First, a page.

spent on favourite leisure activity, compared to volunteering and donating.
Kevin Lee, a director at NVPC, said: “We found that generally, more time and
money was spent on favourite leisure activity than on volunteering and
donating.” For example, persons who had favourite leisure activity spent on
average 485 hours in the past 12 months on such an activity. By comparison,
persons who volunteered spent on average 104 hours in the past 12 months
volunteering.

“Leisure and giving to the community are not mutually exclusive,” said Mr Lee.
People can combine both, such as fundraising through sports. With passion
and imagination, we can make giving a way of life.”

Donation relative to income
As in the 2008 survey, the 2010 survey found that those earning below $1,000
per month tended to donate a higher percentage of their personal annual
income compared to the other income groups. Regarding intention to donate
online in the next 12 months, the proportion is 33% or higher among those
with personal monthly income of $4,000 and above. Given their openness to
donating online, Mr Lien said: “NVPC’s online donation portal SG Gives
(www.sggives.org) will be working with charities to better reach out to those
earning a higher income.

NVPC released the above findings today as a supplement to its Individual
Giving Survey 2010.

Background to Individual Giving Survey 2010
Individual Giving Survey 2010, conducted by The Nielsen Company on behalf
of NVPC, sought to gain insights on volunteerism and philanthropy in
Singapore in a bid to encourage a caring and engaged community for all.
It covered individuals aged 15 years old and above who are Singapore
residents (Singapore Citizens and Permanent Residents) and non-residents
but excluded tourists, domestic maids and construction workers. A total of
1,815 interviews were completed from April to August 2010. Respondents
were interviewed face to face about their giving behaviour in the last 12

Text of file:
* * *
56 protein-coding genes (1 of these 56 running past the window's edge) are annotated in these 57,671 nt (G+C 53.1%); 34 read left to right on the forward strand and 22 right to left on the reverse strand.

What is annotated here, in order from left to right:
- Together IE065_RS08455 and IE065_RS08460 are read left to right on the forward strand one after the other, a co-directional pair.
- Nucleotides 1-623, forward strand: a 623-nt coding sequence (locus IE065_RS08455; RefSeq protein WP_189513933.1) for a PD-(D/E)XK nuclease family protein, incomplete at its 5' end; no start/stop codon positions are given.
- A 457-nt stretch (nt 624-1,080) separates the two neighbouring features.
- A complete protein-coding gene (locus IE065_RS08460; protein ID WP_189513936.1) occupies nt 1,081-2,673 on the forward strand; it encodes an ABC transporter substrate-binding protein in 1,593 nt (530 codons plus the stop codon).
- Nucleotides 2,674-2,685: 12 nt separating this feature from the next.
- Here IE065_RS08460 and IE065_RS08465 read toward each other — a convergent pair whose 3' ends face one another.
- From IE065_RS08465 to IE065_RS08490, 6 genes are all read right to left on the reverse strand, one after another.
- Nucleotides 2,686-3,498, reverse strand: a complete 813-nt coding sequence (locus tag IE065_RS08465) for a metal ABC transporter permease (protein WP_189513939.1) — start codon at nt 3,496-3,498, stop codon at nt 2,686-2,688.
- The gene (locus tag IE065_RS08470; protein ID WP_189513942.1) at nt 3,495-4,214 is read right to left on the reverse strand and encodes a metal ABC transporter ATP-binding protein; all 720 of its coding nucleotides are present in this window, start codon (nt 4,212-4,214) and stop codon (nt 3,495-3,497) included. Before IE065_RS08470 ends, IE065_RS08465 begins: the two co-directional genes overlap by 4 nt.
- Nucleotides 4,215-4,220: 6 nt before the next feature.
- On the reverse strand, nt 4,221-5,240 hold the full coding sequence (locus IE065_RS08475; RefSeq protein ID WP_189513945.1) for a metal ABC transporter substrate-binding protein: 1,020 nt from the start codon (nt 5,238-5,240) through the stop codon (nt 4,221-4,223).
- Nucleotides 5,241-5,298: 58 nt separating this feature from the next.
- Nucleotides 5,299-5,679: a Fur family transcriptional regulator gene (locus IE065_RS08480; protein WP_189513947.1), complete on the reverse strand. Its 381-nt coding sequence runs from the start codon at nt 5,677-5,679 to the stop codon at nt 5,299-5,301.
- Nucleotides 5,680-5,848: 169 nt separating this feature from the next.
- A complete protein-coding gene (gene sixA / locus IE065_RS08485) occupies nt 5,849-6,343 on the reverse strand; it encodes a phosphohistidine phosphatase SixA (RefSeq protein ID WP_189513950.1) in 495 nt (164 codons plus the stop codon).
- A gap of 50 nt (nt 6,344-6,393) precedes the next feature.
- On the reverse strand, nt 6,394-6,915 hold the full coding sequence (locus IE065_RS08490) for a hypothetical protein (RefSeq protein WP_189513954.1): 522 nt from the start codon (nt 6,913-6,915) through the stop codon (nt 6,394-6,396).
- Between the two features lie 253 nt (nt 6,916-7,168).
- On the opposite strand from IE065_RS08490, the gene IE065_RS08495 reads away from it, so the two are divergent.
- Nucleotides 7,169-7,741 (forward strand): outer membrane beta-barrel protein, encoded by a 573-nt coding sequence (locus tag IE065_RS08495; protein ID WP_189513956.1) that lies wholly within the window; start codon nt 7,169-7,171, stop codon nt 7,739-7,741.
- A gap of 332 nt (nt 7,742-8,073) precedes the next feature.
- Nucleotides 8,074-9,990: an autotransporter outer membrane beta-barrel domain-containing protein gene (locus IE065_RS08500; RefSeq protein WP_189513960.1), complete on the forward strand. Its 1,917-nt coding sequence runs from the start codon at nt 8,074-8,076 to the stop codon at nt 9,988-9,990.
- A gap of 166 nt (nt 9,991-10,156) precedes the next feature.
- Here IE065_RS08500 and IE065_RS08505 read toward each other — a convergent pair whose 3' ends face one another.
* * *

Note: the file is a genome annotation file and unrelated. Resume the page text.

months. Statistical weighting was applied to the sample data to arrive at
national estimates. In the survey, volunteering was defined to exclude
compulsory community work such as the Community Involvement Programme
in schools (except where it exceeded the compulsory hours). The survey has
been carried out once every two years since 2000.

About the National Volunteer & Philanthropy Centre
Transform. Catalyse. Connect.
These words shape what we do, which is to help people and organisations
give well to causes they care about, so as to build a sustainable future for all
in Singapore. We do this by working with other non-profits, companies, and public sector bodies to facilitate and strengthen giving in Singapore, whether of time,
money or in-kind. NVPC is an independent, not-for-profit organisation. Visit us at www.nvpc.org.sg.

About SG Cares (www.sgcares.org)
Volunteering is easy with SG Cares, an online portal that provides flexible
volunteer opportunities for the community. SG Cares structures episodic
volunteer projects that volunteers can sign up online for. It enables caring but
busy people to volunteer as and when they can.

About SG Gives (www.sggives.org)
Giving is as easy as search, select and donate with SG Gives, an online
donation portal for Singapore-registered charities. Whether you are a donor or
a fundraising charity, www.sggives.org is a tool available for your use 24
hours a day.